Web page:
Schistosome; Forchlorfenuron; Septin; Cytokinin; Miracidium; Cercariae; xCELLigence; Phenylurea
Background. Throughout Asia, there is an unprecedented link between cholangiocarcinoma and infection with the liver fluke Opisthorchis viverrini. Multiple processes, including chronic inflammation and secretion of parasite proteins into the biliary epithelium, drive infection toward cancer. Until now, the mechanism and effects of parasite protein entry into cholangiocytes was unknown.
Methods. Various microscopy techniques were used to identify O. viverrini extracellular vesicles (EVs) and their internalization by human cholangiocytes. Using mass spectrometry we characterized the EV proteome and associated changes in cholangiocytes after EV uptake, and we detected EV proteins in bile of infected hamsters and humans. Cholangiocyte proliferation and interleukin 6 (IL-6) secretion was measured to assess the impact of EV internalization.
Results. EVs were identified in fluke culture medium and bile specimens from infected hosts. EVs internalized by cholangiocytes drove cell proliferation and IL-6 secretion and induced changes in protein expression associated with endocytosis, wound repair, and cancer. Antibodies to an O. viverrini tetraspanin blocked EV uptake and IL-6 secretion by cholangiocytes.
Conclusions. This is the first time that EVs from a multicellular pathogen have been identified in host tissues. Our findings imply a role for O. viverrini EVs in pathogenesis and highlight an approach to vaccine development for this infectious cancer.
extracellular vesicles; Opisthorchis viverrini; cholangiocarcinoma; liver fluke; cancer
The reproductive development and maturation of female schistosomes are crucial since their released eggs are responsible for the host immunopathology and transmission of schistosomiasis. However, little is known about the nutrients required by female Schistosoma japonicum during its sexual maturation. We evaluated the promoting effect of several nutrients (calf serum, red blood cells (RBCs), ATP and hypoxanthine) on the reproductive development of pre-adult females at 18 days post infection (dpi) from mixed infections and at 50 dpi from unisexual infections of laboratory mice in basic medium RPMI-1640. We found RBCs, rather than other nutrients, promoted the female sexual maturation and egg production with significant morphological changes. In 27% of females (18 dpi) from mixed infections that paired with males in vitro on day 14, vitelline glands could be positively stained by Fast Blue B; and in 35% of females (50 dpi) from unisexual infections on day 21, mature vitelline cells were observed. Infertile eggs were detected among both groups. To analyze which component of mouse RBCs possesses the stimulating effect, RBCs were fractionated and included in media. However, the RBC fractions failed to stimulate development of the female reproductive organs. In addition, bovine hemoglobin hydrolysate, digested by neutral protease, was found to exhibit the promoting activity instead of untreated bovine hemoglobin. The other protein hydrolysate, lactalbumin hydrolysate, exhibited a similar effect with bovine hemoglobin hydrolysate. Using quantitative RT-PCR, we found the expression levels of four reproduction-related genes were significantly stimulated by RBCs. These data indicate that RBCs provide essential nutrients for the sexual maturation of female S. japonicum and that the protein component of RBCs appeared to constitute the key nutrient. These findings would improve laboratory culture of pre-adult schistosomes to adult worms in medium with well-defined components, which is important to investigate the function of genes related to female sexual maturation.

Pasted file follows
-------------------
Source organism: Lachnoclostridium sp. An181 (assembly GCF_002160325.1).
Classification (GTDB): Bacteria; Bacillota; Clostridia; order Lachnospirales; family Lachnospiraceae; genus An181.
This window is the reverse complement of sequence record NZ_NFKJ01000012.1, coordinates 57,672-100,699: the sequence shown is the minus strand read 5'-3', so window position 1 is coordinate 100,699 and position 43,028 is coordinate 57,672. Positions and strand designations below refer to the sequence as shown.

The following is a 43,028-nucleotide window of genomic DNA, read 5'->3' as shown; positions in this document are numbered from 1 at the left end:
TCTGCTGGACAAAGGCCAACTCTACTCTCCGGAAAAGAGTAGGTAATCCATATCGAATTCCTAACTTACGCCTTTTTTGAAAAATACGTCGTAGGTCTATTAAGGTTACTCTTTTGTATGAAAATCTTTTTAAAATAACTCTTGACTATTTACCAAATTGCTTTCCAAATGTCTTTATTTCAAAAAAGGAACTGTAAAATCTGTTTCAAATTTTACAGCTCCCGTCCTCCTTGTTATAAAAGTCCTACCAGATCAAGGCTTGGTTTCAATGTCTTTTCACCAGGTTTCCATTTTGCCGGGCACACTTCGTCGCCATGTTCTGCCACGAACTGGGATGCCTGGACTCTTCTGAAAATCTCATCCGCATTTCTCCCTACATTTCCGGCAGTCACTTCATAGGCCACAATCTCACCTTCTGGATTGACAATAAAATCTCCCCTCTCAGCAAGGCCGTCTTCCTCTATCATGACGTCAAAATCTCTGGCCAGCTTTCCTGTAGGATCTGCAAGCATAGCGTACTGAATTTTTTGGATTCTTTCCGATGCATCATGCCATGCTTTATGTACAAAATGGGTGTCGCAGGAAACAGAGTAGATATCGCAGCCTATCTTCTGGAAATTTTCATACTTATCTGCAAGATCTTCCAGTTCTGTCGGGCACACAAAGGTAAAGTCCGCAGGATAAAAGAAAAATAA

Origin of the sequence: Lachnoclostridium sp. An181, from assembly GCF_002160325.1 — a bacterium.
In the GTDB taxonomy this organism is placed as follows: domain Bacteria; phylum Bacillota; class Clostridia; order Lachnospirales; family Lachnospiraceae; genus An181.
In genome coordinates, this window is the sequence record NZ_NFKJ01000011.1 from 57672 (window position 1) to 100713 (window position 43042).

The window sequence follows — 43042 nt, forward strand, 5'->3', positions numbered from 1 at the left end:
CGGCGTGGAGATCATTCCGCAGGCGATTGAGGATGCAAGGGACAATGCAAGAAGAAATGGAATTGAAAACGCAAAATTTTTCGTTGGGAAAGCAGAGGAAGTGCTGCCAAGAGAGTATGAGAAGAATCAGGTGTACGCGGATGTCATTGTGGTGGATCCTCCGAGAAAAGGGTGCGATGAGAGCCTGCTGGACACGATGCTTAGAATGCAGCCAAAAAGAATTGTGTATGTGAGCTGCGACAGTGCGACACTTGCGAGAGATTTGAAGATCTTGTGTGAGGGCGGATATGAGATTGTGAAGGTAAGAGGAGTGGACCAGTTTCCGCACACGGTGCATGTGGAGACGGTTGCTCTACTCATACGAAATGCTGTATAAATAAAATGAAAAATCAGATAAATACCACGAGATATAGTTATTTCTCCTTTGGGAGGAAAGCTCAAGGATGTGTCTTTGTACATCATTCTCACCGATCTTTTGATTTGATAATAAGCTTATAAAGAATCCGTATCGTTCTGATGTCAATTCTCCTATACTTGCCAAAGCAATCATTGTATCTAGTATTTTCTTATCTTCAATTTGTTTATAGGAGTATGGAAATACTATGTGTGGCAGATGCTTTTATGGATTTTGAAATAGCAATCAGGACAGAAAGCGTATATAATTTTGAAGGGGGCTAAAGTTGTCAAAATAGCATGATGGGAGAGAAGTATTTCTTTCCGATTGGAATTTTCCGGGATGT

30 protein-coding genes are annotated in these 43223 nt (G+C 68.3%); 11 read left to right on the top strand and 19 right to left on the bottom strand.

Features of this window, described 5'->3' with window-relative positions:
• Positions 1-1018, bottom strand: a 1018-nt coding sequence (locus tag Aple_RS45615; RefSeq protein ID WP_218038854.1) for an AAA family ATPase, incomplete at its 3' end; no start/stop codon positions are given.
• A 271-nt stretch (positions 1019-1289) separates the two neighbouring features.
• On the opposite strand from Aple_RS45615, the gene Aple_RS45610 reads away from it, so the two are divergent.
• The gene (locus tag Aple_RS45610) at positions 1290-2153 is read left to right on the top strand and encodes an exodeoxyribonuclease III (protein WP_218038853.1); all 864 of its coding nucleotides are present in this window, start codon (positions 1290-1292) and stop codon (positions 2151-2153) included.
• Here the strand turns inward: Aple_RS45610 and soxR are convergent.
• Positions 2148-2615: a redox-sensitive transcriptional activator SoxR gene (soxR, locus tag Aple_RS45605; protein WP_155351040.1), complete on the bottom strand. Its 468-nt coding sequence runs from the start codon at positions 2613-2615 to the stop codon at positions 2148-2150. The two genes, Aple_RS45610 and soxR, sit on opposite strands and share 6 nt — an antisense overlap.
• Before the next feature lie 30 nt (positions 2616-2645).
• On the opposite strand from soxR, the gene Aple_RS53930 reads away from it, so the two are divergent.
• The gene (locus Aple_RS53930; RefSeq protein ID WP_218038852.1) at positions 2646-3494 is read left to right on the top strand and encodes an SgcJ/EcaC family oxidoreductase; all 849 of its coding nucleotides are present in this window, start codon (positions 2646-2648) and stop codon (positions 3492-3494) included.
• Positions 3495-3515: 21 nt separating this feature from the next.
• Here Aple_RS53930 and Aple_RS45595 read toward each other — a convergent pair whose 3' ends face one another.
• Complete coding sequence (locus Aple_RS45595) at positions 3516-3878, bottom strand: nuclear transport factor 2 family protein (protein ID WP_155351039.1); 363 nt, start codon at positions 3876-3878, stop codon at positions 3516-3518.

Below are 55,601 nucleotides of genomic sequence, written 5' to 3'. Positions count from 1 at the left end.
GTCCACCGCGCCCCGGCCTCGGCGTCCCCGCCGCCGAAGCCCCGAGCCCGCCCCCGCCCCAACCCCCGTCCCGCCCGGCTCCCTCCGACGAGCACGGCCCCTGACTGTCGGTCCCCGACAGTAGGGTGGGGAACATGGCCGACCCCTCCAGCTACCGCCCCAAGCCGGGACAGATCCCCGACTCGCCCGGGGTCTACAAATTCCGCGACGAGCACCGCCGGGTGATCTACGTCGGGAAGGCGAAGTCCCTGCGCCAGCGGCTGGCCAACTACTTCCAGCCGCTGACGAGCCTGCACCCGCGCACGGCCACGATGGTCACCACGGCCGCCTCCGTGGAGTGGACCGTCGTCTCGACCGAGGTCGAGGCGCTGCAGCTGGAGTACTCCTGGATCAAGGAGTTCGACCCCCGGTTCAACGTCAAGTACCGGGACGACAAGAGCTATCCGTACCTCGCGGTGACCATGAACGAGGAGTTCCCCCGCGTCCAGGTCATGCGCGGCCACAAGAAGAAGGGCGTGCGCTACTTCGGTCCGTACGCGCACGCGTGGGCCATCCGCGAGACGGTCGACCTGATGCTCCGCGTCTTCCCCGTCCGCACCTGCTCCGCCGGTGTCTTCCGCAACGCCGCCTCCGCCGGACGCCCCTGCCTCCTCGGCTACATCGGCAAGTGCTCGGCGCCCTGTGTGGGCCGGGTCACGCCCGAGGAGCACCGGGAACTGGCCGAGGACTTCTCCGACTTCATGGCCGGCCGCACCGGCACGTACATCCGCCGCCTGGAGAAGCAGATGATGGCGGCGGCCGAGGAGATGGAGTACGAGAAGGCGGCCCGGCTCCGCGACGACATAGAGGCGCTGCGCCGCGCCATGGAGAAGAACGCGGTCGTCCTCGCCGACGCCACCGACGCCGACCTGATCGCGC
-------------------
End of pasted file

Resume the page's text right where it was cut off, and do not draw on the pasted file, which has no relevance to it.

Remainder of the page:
Intrahepatic cholangiocarcinoma (ICC) is a highly aggressive tumor of the bile duct, and a significant public health problem in East Asia, where it is associated with infection by the parasite Opisthorchis viverrini. ICC is often detected at an advanced stage and with a poor prognosis, making a biomarker for early detection a priority.
We have comprehensively profiled miRNA expression levels in ICC tumor tissue using small RNA-Seq and validated these profiles using quantitative PCR on matched plasma samples.
Distinct miRNA profiles were associated with increasing histological differentiation of ICC tumor tissue. We also observed that histologically normal tissue adjacent to ICC tumor displayed miRNA expression profiles more similar to tumor than liver tissue from healthy donors. In plasma samples, an eight-miRNA signature associated with ICC, regardless of the degree of histological differentiation of its matched tissue, forming the basis of a circulating miRNA-based biomarker for ICC.
The association of unique miRNA profiles with different ICC subtypes suggests the involvement of specific miRNAs during ICC tumor progression. In plasma, an eight-miRNA signature associated with ICC could form the foundation of an accessible (plasma-based) miRNA-based biomarker for the early detection of ICC.
Electronic supplementary material
The online version of this article (doi:10.1186/s12885-015-1270-5) contains supplementary material, which is available to authorized users.